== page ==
Last Saturday, Kechara Paradise had a stock party of all the Buddha images and stuff that they have brought back from a recent trip overseas. It was held at the new Kechara House Gompa. It was really exciting and beautiful collection of sacred statues. Here are some of my favourite statues that I wished I could invite back home.
A small 7 inch antique Manjushri statue.... Just beautiful!
Manjushri is the Buddha of Wisdom and if we pray to Manjushri, we will be blessed with excellent memory, sharp mind, creativity and empowering speech that is clear and precise in its meaning. I love Manjushri and my lack of these qualities is perhaps why I love him so much...
This is a 3-feet handsome Maitreya that is plated with silver and comes at a extremely powerful merit increasing price of RM108,000. I don't normally admire Maitreya but this image is rather unique and regal. Maitreya's name literally means Great Love and he is the future Buddha-to-be hence, his unusual sitting position, which is reminiscent of a reigning king instead of Bodhisattva. (Actually, he is depicted as the reigning Bodhisattva on the divine throne of Tushita) Having the statue of him and praying to him creates the cause for us to be reborn within his very circle of disciples when his time to descend on to earth comes.
I love these Vajrayogini statues, especially the Sukhasiddhi form of Vajrayogini on the right. She is the amazing divine mother who kills our ego along with its negative karma and habituations and gives birth to us as fully enlightened Buddhas from her sacred womb. I have a similar statue at home that I invited many years ago from Kechara Paradise.
This is Arya Amoghapasa Lokeshvara and he is a multi-armed form of Avalokiteshvara that seems to have been popular in Nepal, China, Tibet and Japan since the middle ages. The name suggests that he is the Lord of the world with infallible noose which leads suffering beings to enlightenment.
Amoghapasa has one face and wears a saffron skirt. Amoghapasa Lokeshvara has eight hands with the right hands showing the gesture of fearlessness, the boon granting gesture, the noose and holding the string of beads while the left hands holding a trident, a scripture, a white lotus and a water pot.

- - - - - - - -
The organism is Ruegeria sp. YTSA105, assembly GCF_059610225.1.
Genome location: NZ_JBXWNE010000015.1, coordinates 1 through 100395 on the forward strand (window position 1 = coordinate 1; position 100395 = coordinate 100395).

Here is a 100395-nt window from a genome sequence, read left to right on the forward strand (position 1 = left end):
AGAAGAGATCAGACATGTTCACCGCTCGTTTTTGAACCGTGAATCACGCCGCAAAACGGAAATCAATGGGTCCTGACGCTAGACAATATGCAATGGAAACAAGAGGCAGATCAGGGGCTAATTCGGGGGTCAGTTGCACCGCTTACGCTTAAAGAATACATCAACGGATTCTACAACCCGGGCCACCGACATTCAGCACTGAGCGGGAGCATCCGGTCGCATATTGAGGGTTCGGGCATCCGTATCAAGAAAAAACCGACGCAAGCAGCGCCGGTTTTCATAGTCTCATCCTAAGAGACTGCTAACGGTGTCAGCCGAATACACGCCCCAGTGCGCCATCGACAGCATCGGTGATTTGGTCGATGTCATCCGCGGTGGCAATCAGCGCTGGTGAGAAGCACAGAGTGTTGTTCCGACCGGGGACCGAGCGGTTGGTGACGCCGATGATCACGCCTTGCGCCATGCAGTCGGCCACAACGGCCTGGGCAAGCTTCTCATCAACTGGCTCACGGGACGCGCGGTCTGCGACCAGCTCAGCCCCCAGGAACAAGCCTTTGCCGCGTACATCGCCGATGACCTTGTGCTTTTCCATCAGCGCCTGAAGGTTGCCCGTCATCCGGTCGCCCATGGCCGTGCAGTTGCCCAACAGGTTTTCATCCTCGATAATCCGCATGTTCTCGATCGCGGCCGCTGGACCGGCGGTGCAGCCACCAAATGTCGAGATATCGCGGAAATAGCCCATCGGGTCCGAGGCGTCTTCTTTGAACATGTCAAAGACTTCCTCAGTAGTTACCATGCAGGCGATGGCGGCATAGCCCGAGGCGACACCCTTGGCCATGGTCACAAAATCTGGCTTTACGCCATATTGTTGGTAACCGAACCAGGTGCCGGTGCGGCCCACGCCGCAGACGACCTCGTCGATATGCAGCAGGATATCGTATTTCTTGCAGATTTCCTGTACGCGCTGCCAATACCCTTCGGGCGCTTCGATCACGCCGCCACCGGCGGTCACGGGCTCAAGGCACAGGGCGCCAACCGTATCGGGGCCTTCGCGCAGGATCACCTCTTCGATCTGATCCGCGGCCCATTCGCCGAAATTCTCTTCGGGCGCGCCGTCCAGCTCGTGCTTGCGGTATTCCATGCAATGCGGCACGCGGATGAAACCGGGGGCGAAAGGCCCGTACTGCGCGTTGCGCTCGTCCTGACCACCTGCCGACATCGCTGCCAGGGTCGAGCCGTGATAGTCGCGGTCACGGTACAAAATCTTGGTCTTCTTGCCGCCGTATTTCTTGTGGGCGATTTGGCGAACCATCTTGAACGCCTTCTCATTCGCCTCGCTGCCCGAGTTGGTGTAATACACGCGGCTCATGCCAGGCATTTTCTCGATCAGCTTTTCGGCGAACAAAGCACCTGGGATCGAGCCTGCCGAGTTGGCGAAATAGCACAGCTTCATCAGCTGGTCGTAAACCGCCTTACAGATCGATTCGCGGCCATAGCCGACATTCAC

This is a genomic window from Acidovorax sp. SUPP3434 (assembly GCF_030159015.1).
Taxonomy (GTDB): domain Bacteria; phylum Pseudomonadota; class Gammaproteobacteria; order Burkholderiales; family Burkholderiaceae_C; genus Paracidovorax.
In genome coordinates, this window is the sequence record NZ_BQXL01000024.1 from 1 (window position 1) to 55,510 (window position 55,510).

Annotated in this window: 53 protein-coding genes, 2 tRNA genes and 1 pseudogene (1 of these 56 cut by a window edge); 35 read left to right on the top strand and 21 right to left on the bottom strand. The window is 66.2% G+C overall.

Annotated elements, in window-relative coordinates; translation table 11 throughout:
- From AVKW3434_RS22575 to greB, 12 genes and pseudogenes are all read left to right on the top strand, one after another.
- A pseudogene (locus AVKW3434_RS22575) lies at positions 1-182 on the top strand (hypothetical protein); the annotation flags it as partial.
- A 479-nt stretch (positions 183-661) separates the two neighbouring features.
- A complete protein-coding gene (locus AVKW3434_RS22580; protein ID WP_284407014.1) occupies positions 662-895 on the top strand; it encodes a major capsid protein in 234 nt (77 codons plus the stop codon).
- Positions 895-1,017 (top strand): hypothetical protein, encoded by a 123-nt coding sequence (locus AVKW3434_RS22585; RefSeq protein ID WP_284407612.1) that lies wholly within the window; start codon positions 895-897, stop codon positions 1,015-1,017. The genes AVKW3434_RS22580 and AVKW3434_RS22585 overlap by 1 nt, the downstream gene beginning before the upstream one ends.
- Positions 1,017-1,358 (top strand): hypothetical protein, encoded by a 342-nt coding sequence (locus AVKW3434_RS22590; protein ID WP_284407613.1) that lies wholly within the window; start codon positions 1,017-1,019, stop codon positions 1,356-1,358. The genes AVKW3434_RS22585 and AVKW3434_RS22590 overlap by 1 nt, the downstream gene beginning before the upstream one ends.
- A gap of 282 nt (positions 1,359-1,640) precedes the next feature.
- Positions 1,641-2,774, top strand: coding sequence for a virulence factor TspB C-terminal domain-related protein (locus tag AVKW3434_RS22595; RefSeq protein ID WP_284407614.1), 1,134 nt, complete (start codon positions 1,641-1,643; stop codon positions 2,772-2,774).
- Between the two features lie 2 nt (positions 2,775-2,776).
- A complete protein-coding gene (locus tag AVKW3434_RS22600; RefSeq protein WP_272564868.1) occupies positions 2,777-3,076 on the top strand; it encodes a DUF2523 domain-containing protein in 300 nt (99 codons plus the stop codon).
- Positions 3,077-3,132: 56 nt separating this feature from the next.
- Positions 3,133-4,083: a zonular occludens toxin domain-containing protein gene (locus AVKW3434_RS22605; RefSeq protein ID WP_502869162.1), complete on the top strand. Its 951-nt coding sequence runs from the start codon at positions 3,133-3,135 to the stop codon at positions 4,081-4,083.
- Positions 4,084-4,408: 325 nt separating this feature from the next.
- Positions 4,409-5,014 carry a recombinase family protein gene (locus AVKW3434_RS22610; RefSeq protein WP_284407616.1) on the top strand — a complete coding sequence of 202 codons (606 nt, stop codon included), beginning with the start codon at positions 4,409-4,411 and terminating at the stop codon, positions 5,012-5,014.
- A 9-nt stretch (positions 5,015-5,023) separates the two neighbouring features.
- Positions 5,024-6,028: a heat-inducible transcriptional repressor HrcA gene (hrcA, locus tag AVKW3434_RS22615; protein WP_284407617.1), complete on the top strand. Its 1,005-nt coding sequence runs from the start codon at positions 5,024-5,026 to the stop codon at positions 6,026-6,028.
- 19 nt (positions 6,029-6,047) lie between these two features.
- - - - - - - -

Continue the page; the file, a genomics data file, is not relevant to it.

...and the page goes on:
Amoghapasa Lokeshvara has three divine eyes looking into the 3 major realms of existence of form, formless and desire realms. His first right hand in Abhaya Mudra symbolizes that one who practices the Dharma sincerely is protected from falling into lower realms. The second right hand displaying Varada Mudra shows that those who practice and generate compassion and Bodhichitta receive all desirable objects and conditions. The third hand holding Amoghapasa or infallible noose symbolizes that he has infallible skill and means to convert ignorant sentient beings onto the path of liberation. The fourth right hand holding a rosary signifies that by the recitation of the six syllable mantras of Avalokiteshvara, one frees oneself from the bondage of samsara.
Again among four left hands, one holding a water pot signifies that he has the capacity of empowering all the sentient beings into Buddhahood. The second left hand holding a lotus signifies that he frees the sentient beings residing in hell realms from the suffering of intense heat and cold just like a lotus emerges from muddy water. The third left hand holding a trident signifies that he purifies three poisons of sentient beings i.e. desire, hatred and ignorance. The fourth left hand holding a scripture signifies that he imparts wisdom to the devotees and thereby they attain liberation from cyclic existence.
Lokeshvara Amoghapasa's description taken from http://www.shakyastatues.com/statue/amoghapasalokeshvara
and most of the pictures are courtesy of Peter Hoh